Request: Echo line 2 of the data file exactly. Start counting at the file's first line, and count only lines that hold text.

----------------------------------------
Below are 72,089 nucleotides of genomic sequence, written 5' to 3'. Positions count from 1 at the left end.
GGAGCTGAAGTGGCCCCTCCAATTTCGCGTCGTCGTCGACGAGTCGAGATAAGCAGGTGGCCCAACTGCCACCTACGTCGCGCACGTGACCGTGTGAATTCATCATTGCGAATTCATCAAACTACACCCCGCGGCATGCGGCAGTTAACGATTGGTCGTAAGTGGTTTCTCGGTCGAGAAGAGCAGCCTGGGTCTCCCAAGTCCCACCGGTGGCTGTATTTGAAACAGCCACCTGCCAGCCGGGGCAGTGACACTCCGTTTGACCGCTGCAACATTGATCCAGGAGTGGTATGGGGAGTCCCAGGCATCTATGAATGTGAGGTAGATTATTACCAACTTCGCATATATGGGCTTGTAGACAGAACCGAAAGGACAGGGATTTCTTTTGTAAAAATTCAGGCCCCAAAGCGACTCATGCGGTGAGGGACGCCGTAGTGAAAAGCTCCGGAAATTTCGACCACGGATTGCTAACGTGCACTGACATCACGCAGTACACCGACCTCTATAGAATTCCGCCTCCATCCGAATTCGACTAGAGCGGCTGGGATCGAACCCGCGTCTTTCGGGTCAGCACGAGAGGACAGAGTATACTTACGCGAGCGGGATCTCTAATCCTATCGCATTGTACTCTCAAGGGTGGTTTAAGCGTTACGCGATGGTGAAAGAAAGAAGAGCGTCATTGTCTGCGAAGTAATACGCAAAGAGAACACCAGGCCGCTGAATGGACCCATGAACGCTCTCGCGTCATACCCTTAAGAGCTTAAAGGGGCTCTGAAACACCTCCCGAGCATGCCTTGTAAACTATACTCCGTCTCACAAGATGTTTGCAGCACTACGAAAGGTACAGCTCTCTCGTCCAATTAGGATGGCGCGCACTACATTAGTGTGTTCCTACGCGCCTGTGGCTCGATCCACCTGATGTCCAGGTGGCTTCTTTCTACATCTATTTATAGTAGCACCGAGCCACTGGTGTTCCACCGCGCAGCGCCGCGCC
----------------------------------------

GGAGCTGAAGTGGCCCCTCCAATTTCGCGTCGTCGTCGACGAGTCGAGATAAGCAGGTGGCCCAACTGCCACCTACGTCGCGCACGTGACCGTGTGAATTCATCATTGCGAATTCATCAAACTACACCCCGCGGCATGCGGCAGTTAACGATTGGTCGTAAGTGGTTTCTCGGTCGAGAAGAGCAGCCTGGGTCTCCCAAGTCCCACCGGTGGCTGTATTTGAAACAGCCACCTGCCAGCCGGGGCAGTGACACTCCGTTTGACCGCTGCAACATTGATCCAGGAGTGGTATGGGGAGTCCCAGGCATCTATGAATGTGAGGTAGATTATTACCAACTTCGCATATATGGGCTTGTAGACAGAACCGAAAGGACAGGGATTTCTTTTGTAAAAATTCAGGCCCCAAAGCGACTCATGCGGTGAGGGACGCCGTAGTGAAAAGCTCCGGAAATTTCGACCACGGATTGCTAACGTGCACTGACATCACGCAGTACACCGACCTCTATAGAATTCCGCCTCCATCCGAATTCGACTAGAGCGGCTGGGATCGAACCCGCGTCTTTCGGGTCAGCACGAGAGGACAGAGTATACTTACGCGAGCGGGATCTCTAATCCTATCGCATTGTACTCTCAAGGGTGGTTTAAGCGTTACGCGATGGTGAAAGAAAGAAGAGCGTCATTGTCTGCGAAGTAATACGCAAAGAGAACACCAGGCCGCTGAATGGACCCATGAACGCTCTCGCGTCATACCCTTAAGAGCTTAAAGGGGCTCTGAAACACCTCCCGAGCATGCCTTGTAAACTATACTCCGTCTCACAAGATGTTTGCAGCACTACGAAAGGTACAGCTCTCTCGTCCAATTAGGATGGCGCGCACTACATTAGTGTGTTCCTACGCGCCTGTGGCTCGATCCACCTGATGTCCAGGTGGCTTCTTTCTACATCTATTTATAGTAGCACCGAGCCACTGGTGTTCCACCGCGCAGCGCCGCGCC